The advent of milli-kelvin scanning tunneling microscopes (STM) with inbuilt magnetic fields has opened access to the study of magnetic phenomena with atomic resolution at surfaces. In the case of single atoms adsorbed on a surface, the existence of different magnetic energy levels localized on the adsorbate is due to the breaking of the rotational invariance of the adsorbate spin by the interaction with its environment, leading to energy terms in the meV range. These structures were revealed by STM experiments in IBM Almaden in the early 2000s for atomic adsorbates on CuN surfaces. The experiments consisted in the study of the changes in conductance caused by inelastic tunneling of electrons (IETS, inelastic electron tunneling spectroscopy). Manganese and Iron adatoms were shown to have different magnetic anisotropies induced by the substrate. More experiments by other groups followed up, showing that magnetic excitations could be detected in a variety of systems: e.g. complex organic molecules showed that their magnetic anisotropy was dependent on the molecular environment, piles of magnetic molecules showed that they interact via intermolecular exchange interaction, spin waves were excited on ferromagnetic surfaces and in Mn chains, and magnetic impurities have been analyzed on semiconductors. These experiments brought up some intriguing questions: the efficiency of magnetic excitations was very high, the excitations could or could not involve spin flip of the exciting electron and singular-like behavior was sometimes found at the excitation thresholds. These facts called for extended theoretical analysis; perturbation theories, sudden-approximation approaches and a strong coupling scheme successfully explained most of the magnetic inelastic processes. In addition, many-body approaches were also used to decipher the interplay between inelastic processes and the Kondo effect. Spin torque transfer has been shown to be effective in changing spin orientations of an adsorbate in theoretical works, and soon after it was shown experimentally. More recently, the previously mentioned strong coupling approach was extended to treat the excitation of spin waves in atomic chains and the ubiquitous role of electron-hole pair creation in de-exciting spins on surfaces has been analyzed. This review article expounds these works, presenting the theoretical approach by the authors while trying to thoroughly review parallel theoretical and experimental works. © 2012 Elsevier Ltd. All rights reserved. Source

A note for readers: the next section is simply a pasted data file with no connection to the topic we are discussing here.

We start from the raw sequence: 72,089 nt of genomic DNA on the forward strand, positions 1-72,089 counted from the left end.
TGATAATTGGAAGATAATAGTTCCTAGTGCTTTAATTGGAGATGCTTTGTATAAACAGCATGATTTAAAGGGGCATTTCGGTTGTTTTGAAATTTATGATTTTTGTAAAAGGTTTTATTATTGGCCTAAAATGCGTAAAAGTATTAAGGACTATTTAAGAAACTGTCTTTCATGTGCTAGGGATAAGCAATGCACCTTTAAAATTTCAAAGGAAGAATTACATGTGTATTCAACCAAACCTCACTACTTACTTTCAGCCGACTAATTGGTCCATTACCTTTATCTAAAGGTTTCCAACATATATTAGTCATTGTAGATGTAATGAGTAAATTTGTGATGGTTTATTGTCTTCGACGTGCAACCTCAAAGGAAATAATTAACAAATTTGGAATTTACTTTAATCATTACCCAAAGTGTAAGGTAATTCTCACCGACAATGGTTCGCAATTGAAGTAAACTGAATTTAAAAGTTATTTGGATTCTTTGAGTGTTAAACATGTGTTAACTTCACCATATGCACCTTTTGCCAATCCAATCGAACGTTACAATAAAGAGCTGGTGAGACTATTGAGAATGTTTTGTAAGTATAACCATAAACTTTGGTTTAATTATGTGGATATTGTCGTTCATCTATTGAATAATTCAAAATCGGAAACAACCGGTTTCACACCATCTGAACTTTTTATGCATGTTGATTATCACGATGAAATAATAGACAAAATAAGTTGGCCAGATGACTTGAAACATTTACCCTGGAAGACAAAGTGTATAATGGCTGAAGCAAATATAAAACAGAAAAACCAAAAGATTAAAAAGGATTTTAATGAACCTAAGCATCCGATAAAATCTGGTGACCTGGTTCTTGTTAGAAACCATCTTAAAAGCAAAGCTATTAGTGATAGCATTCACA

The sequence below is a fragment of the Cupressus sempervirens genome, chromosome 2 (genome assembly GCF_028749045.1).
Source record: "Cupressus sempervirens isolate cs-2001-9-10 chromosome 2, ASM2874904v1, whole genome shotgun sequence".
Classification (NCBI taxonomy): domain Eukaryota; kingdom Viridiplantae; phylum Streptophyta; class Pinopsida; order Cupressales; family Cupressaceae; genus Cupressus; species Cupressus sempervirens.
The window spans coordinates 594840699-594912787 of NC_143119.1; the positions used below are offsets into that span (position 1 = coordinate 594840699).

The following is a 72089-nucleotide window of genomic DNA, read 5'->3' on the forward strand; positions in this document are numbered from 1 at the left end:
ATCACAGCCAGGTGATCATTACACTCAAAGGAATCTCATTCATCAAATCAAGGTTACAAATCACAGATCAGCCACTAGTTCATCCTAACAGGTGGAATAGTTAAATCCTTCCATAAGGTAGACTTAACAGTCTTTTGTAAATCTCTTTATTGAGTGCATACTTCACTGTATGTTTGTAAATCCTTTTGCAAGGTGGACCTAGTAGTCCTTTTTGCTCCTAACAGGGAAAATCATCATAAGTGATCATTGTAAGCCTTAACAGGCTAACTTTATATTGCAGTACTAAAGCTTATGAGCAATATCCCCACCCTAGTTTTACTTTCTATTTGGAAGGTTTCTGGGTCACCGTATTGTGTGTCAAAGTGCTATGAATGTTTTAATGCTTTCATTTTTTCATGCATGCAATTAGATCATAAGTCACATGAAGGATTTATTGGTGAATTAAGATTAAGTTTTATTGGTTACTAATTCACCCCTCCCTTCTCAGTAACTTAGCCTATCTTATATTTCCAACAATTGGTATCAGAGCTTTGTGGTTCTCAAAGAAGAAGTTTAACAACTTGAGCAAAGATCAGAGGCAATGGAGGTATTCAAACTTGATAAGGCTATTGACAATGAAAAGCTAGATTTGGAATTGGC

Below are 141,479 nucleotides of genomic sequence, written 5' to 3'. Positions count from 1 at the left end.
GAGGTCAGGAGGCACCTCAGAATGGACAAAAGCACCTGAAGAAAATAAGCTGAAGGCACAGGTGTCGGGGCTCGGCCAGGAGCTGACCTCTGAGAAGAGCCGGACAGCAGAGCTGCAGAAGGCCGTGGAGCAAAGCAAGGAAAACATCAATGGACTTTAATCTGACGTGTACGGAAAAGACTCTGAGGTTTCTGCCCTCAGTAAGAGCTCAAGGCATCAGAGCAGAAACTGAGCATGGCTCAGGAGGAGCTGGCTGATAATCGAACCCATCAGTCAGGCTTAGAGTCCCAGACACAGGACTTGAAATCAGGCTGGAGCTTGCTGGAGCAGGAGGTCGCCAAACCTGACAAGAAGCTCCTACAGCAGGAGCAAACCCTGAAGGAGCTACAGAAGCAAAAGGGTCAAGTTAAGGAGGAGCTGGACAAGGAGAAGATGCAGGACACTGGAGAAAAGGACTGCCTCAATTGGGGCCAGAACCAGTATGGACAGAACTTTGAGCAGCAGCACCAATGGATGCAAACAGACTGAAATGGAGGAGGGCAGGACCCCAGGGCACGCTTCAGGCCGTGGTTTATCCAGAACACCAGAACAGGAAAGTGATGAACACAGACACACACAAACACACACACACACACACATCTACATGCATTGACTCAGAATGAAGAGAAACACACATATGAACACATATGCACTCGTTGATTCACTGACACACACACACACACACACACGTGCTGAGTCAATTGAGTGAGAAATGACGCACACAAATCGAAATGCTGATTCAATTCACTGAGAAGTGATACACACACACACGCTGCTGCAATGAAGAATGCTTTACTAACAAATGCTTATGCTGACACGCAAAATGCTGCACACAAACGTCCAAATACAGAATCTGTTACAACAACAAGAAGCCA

Zehnacker A.,CNRS Orsay Institute for Molecular Science
International Reviews in Physical Chemistry

This review focuses on chirality effects in spectroscopy and photophysics of chiral molecules or protonated ions, and their weakly bound complexes, isolated in the gas phase. Low-temperature studies in jet-cooled conditions allow disentangling the different interactions at play and shed light on the ancillary interactions responsible for chiral recognition, like OH...π or CH...π, which would be blurred at room temperature. The consequences of these interactions on chiral recognition in condensed phase are described, as well as the influence of higher energy conformers, which can be accessed in room-temperature experiments. The role of kinetic effects and solvation in jet-cooled experiments is discussed. Last, examples of dramatic chirality effects in photo-induced dissociation are given. © 2014 Taylor & Francis. Source

Schliesser A.,Ecole Polytechnique Federale de Lausanne | Schliesser A.,Max Planck Institute of Quantum Optics | Picque N.,Max Planck Institute of Quantum Optics | Picque N.,Ludwig Maximilians University of Munich | And 3 more authors.
Nature Photonics

Laser frequency combs are coherent light sources that emit a broad spectrum of discrete, evenly spaced narrow lines whose absolute frequency can be measured to within the accuracy of an atomic clock. Their development in the near-infrared and visible domains has revolutionized frequency metrology while also providing numerous unexpected opportunities in other fields such as astronomy and attosecond science. Researchers are now exploring how to extend frequency comb techniques to the mid-infrared spectral region. Versatile mid-infrared frequency comb generators based on novel laser gain media, nonlinear frequency conversion or microresonators promise to significantly expand the applications of frequency combs. In particular, novel approaches to molecular spectroscopy in the 'fingerprint region', with dramatically improved precision, sensitivity, recording time and/or spectral bandwidth may lead to new discoveries in the various fields relevant to molecular science. © 2012 Macmillan Publishers Limited. All rights reserved. Source